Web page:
How Young Leaders Can Gain Respect and Influence at Work

How Young Leaders Can Gain Respect and Influence at Work

The look of leadership, especially in the corporate world, is still based on the assumption of a certain age (e.g., 35+ years old), which in some cases can lead to differences in communication styles, priorities, and work ethic—especially between younger and older generations. So to get insight into how young leaders can gain respect and influence in the workplace we caught up with Curtis Odom, Ed.D., a career coach and management consultant to Fortune 100 companies, and author of From Campus to Corner Office: How Co-Ops and Internships Will Help You Win In The Workplace.

As more college graduates are being hired and more Americans (e.g., 65 years old and older) are delaying retirement, a generation gap exists in the workplace. What’s your advice for young leaders dealing with older employees?

As a young boss, you need to gain an understanding of your employees’ goals and pressures, their strengths, and weaknesses, regardless of their generation. You will also benefit from understanding how the individual goals align with the organizational and personal objectives, pressures from their own boss, their style of working, how their boss likes to get information (e.g., memos, email, phone calls, text messages, one-on-one meetings), how they deal with conflict, etc. Without this information, you are flying blind, and problems are inevitable.

What are some ways a young leader (under 30 years old) can gain respect in the workplace?

Clearly, leadership potential exists within each of us. That potential can be triggered by outside events, or it can be learned by exploring ourselves from within.

My advice is to first examine the relationship you have with those who are centers of influence or COIs in your organization. A healthy, positive relationship with them makes your work life much easier. It is also good for your career and your job satisfaction. I’ve often thought that the best way to think about these relationships is as a partnership with the COI being a culture coach and historian. And as a result of these relationships, you build advocates through relationships and that opens the door to getting results.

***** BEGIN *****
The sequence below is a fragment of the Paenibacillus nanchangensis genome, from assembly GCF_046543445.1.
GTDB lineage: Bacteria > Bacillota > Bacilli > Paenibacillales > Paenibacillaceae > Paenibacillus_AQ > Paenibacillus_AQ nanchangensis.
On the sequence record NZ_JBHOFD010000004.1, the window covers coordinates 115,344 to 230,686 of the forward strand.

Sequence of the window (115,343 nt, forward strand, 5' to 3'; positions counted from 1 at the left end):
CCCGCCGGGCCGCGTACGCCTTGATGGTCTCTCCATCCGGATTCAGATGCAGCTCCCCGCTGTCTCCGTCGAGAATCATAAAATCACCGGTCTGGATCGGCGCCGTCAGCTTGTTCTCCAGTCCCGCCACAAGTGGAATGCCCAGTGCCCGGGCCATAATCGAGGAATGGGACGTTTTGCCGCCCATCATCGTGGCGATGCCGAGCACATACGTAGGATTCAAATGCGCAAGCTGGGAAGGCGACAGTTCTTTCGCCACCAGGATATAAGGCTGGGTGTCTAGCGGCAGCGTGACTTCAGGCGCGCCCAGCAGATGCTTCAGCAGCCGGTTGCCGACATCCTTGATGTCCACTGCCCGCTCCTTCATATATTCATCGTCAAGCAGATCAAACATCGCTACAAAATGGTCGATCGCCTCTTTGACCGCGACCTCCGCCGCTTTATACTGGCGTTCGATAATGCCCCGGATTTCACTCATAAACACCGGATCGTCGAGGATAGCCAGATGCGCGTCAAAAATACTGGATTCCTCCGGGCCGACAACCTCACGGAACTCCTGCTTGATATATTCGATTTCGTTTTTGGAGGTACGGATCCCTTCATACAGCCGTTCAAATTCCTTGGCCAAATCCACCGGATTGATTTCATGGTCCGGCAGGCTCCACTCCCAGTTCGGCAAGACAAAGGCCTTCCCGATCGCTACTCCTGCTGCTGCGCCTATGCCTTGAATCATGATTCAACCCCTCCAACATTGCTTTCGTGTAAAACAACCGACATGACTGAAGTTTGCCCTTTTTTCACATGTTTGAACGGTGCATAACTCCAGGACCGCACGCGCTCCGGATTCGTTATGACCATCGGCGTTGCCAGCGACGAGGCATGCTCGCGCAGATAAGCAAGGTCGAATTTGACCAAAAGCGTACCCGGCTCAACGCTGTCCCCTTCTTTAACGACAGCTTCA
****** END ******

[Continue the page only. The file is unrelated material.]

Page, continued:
What are some ways to build influence in the workplace?

Credibility is first built through actions, such as thinking beyond oneself and working toward building a larger mutually beneficial goal. Add a sense of integrity through possessing a set of core values that guide what you do, combined with an ability to project core values through actions. Also, consider the following:

  • Seek to understand those whom you want to influence. Focus primarily on characteristics of those who are recognized as influential without authority because they are able to effectively use those attributes in a variety of contexts in order to either be heard or influence others. You can raise questions without seeming to push an agenda, especially when you are new, or seen as junior in the organization.
  • Lead through relationships. Those who are successful, lead and inspire because of who they are and how they interact with others. By focusing on results, an influential leader maintains a wide perspective and acts with an independent initiative. They use the ends to define the means, which can mean working outside of strict processes to achieve results. They aim for the end they are supposed to produce and feel responsible and accountable for achieving it. How? By remaining client purposed. This is different than client service—it’s an awareness of how an action in a specific job affects the client. It’s a big-picture focus and having a deep understanding of the value promised.

Tell us why you believe it’s important to focus more on the power of influence versus authority in today’s ever-changing workplace.

Leadership is not telling others what to do. Leadership is inspiring others to do what needs to be done. A title alone does not make you a leader. Genuine leaders take a stand and motivate others to join them for a noble purpose. Influence is subtle, yet incredibly powerful. You can order someone to do a task, but you cannot order them to do their best. It simply does not work and usually has the opposite effect. You can influence people to do their best by providing a strong, motivating example in addition to positive reinforcement. Leadership addresses tasks, while influence addresses attitudes and awareness. It is in that way that influence is the soul/spirit of leadership.